Easily Confused Words

Easily Confused Words: Accidental vs. Occidental

Accidental and occidental are easily confused words.

The spell-check application of most word processing software programs would not catch a slip-up of these two words. Spell-check is looking for words that aren’t in its dictionary, and words that resemble words in its dictionary, but are possibly spelled wrong. Spell-check isn’t perfect. It doesn’t know and can’t guess what word you wanted, or what word you meant, it can only judge the words on the page. If you used words that are all spelled correctly, it gives you a pass anyway.

Autocorrect suggests words that start with the same letters. It’s suggesting what word you may want to save time, but quite often, its suggestions are pretty off base. They don’t help you out, but they do make you laugh.

Accidental (pronounced “ack-sih-den-tuhl”) is an adjective. It describes things that happen in an unplanned, unforeseen, or undeliberate way.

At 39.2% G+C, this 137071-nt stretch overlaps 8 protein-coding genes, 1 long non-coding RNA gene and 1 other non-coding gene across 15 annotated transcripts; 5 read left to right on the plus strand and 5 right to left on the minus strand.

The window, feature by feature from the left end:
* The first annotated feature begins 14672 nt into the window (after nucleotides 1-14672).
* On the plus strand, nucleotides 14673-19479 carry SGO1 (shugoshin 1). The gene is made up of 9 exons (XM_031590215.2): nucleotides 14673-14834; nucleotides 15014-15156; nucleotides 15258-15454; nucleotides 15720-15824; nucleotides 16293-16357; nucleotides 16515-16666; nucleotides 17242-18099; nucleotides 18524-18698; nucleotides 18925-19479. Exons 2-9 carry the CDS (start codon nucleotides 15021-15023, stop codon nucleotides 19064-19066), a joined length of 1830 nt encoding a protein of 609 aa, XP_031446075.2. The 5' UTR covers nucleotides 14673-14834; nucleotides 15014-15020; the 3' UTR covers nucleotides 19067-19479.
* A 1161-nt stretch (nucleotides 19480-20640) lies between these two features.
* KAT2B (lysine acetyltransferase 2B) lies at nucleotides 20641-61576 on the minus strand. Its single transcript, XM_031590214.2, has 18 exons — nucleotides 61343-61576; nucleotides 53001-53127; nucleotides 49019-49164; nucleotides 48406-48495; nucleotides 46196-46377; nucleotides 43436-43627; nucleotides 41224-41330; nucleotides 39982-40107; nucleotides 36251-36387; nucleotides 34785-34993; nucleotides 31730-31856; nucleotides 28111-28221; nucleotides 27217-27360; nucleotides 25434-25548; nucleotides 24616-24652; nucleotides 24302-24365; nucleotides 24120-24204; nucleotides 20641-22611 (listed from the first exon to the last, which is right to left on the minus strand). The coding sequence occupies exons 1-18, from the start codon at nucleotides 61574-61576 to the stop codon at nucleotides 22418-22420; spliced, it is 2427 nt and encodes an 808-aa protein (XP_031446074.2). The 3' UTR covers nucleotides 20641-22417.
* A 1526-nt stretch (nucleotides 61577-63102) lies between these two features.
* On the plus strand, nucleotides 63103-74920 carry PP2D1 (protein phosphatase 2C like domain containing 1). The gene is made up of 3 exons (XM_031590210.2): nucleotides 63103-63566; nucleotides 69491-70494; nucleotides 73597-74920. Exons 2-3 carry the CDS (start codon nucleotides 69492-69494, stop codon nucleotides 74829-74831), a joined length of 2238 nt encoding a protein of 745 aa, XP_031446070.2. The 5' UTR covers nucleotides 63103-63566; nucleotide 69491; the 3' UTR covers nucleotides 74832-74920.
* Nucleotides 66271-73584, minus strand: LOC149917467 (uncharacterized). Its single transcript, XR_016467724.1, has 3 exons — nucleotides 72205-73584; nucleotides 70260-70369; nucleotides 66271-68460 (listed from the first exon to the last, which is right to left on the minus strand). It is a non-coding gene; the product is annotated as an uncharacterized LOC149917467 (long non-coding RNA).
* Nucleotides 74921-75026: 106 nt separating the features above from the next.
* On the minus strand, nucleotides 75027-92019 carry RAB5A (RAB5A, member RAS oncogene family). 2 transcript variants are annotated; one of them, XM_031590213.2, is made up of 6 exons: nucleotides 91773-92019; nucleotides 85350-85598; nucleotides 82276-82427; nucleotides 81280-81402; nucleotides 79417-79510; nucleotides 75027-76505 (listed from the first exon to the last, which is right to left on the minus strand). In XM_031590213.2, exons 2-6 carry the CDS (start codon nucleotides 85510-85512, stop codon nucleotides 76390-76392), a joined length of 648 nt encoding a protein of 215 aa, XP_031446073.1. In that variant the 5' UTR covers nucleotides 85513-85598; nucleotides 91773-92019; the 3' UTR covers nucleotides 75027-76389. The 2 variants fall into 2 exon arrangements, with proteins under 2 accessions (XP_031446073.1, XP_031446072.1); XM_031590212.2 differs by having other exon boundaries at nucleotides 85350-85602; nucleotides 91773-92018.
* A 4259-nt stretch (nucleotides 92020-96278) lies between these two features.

Accidentally is a related adverb.

Occidental (pronounced “awk-sih-den-tuhl”) is an adjective. It describes food, things or places in the West, from the West, or characteristic of the West. It is the opposite of oriental.

The dictionary does list people from the West in this word’s meaning, but the usage of this word and its opposite, “oriental” are old-fashioned and offensive. Issues surrounding “oriental” come up more often in the 20th and 21st century. Check out links at BBC news, at NPR, Oxford dictionary, and the blog JasonFongwrites.

Instead, people are described on a continental basis of their origins (European, South American, North American, African, Australian, Asian), or by their nationality.

The following story uses both words correctly:

Oceanne was on a road trip with Acacia.

After about one and half hours, she was getting tired of being on the road. So Acacia asked, “The sign says we’re  headed to Akron. Did you mean to be headed in an occidental , or western direction?” 

“No it was accidental, I really need to be headed in a northeastern direction, but my GPS eats up my phone battery so I was trying to get by without it. I need to head to Ashtabula.” 

This post relates to another post: Easily Confused Words: Occidental vs. Occipital.

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